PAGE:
As Somebody Somewhere Said . . .

Proper Bible study must always be preceded by thorough reading. Most mistakes in interpretation are caused because the context of the passage is neglected. In most cases, the context is neglected because it is not read.

Often new Christians are introduced to certain “narrow” types of Bible study (memorization, Bible study guides, etc) without having any idea of what the Bible as a whole is all about. This causes several problems. First, someone could “study” the Bible for years in this fashion without ever really learning. Secondly, this ignorance is seldom dealt with because it is hidden behind an impressive array of Bible quotes. When a Christian quotes a passage out of Hosea from memory, it rarely occurs to others to wonder if he has ever read Hosea. If he hasn’t (as is frequently the case), he cannot know the context of the passage he quotes. This is because he learned it off a little white card and the card has no context.

What then is the first step in learning what the Bible has to say? Suppose you want to learn the New Testament. (I think it wise for a new Christian to start with the N.T. When you are ready, you should approach the Old Testament the same way.) You should first get a good modern language copy of the New Testament. You are now ready for step one.

Step 1: Read it, cover to cover. Step 2: Read it again. Step 3: Switch to another translation and read it again. Step 4: Go back to your original translation and read it again.

Contrary to first appearance, this is not a gigantic task. If you only read about twelve pages a day (varying with different versions and copies), you would finish the New Testament in a month. Four times through would take you four months.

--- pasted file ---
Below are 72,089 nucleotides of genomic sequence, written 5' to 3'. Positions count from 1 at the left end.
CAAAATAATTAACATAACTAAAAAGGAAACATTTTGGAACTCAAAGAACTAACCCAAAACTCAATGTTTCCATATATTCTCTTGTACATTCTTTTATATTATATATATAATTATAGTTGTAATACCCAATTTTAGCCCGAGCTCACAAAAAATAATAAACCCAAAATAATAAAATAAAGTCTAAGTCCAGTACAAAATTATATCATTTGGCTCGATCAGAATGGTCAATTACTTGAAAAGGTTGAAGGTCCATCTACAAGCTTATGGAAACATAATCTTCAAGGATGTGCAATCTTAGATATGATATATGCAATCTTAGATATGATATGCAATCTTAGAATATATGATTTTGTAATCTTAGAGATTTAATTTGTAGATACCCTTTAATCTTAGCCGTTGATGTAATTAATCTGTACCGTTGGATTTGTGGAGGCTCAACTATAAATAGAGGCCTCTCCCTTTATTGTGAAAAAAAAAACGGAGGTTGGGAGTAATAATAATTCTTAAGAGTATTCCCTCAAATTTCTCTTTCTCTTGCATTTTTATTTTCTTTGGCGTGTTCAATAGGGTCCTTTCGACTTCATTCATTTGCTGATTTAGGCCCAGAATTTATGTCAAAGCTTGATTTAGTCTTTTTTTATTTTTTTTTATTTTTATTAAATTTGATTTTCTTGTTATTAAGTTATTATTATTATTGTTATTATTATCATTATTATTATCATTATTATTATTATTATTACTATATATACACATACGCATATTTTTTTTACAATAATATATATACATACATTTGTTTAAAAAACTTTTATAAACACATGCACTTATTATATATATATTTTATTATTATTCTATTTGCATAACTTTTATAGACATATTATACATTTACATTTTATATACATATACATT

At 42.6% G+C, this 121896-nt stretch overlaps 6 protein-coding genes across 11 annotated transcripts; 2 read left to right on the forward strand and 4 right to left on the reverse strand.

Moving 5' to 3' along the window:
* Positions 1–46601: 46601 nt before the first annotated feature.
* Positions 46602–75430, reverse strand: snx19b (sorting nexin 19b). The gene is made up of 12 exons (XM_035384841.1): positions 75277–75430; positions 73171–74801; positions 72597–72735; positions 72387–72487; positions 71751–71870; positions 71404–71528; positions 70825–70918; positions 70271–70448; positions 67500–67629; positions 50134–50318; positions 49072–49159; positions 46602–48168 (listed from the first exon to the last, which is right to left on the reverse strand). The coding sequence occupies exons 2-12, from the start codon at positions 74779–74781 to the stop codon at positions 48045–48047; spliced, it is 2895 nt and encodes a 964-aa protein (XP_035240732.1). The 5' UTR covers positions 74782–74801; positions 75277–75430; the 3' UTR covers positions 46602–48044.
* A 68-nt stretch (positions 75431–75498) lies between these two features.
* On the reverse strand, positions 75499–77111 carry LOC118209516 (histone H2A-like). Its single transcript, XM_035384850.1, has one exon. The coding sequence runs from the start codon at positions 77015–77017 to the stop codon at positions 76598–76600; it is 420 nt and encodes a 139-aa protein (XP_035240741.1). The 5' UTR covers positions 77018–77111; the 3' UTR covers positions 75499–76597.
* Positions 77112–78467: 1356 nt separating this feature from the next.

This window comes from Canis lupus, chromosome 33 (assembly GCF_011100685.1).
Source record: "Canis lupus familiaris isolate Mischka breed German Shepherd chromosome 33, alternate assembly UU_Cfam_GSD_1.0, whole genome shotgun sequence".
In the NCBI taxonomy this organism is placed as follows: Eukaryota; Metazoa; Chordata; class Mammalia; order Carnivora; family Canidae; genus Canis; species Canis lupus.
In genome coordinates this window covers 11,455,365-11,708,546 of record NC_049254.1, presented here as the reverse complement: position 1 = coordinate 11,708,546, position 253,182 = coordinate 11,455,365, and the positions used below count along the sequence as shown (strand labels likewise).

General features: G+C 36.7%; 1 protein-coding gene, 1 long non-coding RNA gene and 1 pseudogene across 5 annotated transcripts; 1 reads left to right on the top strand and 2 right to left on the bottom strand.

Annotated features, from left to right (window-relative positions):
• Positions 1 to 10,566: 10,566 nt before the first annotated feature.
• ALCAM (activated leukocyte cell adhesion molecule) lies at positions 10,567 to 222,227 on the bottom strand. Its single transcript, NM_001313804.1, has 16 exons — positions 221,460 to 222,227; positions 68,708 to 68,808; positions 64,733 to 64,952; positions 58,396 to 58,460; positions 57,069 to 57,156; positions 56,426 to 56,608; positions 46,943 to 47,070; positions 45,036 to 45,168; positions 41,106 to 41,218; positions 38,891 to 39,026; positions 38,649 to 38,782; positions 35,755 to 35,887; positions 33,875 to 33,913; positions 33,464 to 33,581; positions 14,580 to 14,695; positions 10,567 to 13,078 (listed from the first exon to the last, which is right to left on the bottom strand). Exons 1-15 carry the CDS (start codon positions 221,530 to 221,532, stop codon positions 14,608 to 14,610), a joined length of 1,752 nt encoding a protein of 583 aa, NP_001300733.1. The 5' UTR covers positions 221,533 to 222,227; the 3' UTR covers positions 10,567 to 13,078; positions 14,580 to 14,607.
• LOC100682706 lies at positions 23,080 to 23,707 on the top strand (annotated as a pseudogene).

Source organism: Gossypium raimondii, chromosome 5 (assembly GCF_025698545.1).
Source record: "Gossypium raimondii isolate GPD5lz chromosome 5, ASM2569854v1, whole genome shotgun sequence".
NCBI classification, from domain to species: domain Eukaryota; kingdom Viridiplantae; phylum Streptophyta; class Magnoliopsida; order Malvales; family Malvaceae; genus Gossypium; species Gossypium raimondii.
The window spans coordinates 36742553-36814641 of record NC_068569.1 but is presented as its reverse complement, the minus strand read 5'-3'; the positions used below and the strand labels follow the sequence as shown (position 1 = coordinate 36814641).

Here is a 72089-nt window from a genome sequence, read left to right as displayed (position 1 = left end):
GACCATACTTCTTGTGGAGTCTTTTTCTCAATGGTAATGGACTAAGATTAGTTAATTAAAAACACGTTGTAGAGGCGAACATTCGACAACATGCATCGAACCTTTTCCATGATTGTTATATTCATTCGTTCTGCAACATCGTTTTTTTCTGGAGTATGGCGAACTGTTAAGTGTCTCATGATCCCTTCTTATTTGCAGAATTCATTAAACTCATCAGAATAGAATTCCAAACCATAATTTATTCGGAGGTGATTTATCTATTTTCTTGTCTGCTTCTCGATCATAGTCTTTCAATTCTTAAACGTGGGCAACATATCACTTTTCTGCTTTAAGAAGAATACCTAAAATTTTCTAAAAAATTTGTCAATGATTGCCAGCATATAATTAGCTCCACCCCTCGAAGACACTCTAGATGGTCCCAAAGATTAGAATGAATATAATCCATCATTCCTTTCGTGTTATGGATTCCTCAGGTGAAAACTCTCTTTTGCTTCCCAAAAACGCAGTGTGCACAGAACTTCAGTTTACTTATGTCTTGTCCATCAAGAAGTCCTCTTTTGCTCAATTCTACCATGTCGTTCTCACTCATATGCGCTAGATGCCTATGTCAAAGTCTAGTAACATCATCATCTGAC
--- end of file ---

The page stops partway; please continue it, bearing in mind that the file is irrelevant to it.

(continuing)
When you have read and reread the New Testament, you will have a good working knowledge of its general context. This knowledge should be reinforced by continual reading, but at least now you have the foundation laid.

The only way to learn the Bible the way you should is to read and reread it. This brings us back to the point made earlier: proper Bible study must be preceded by reading. After you are familiar with the context of Scripture, you will be able to build on your knowledge through more specialized study methods. But until you have that familiarity, such study methods should be scrupulously avoided. Until you have the proper foundation, do not memorize any Bible verses. This may seem odd to some of you and sacrilegious to others. Does not the Bible say, “I have hidden your word in my heart that I might not sin against you” (Ps. 119:11).

Yes, we are to store God’s word in our hearts. Yes, it will keep us from sin. But we are not instructed to cram His Word into our hearts sideways or upside down. God’s Word cannot be properly hidden in our hearts when it is misunderstood. And it cannot be understood apart from context.

If you memorize a verse without knowing the context, it often creates an inability to understand the verse memorized. This is particularly the case when the verse in question is part of an argument. Again, until you understand the context of a passage, do not attempt to commit a portion of that passage to memory.

You will probably discover that the more you read, the more you will have in your memory. I call this contextual memorization. You not only know the verse, you know where it is on the page and how it fits into the argument. It is true that you sometimes won’t be able to remember the chapter and verse but that is all right. If you have to choose, it is better to have the context than the exact location. Besides, better minds that ours have said, “But there is a place where someone has testified . . .” (Heb. 2:6).

This article was originally published in The Hammer (Vol. 4, No. 2, 1985), a publication of Community Christian Ministries in Moscow, Idaho.

 

 

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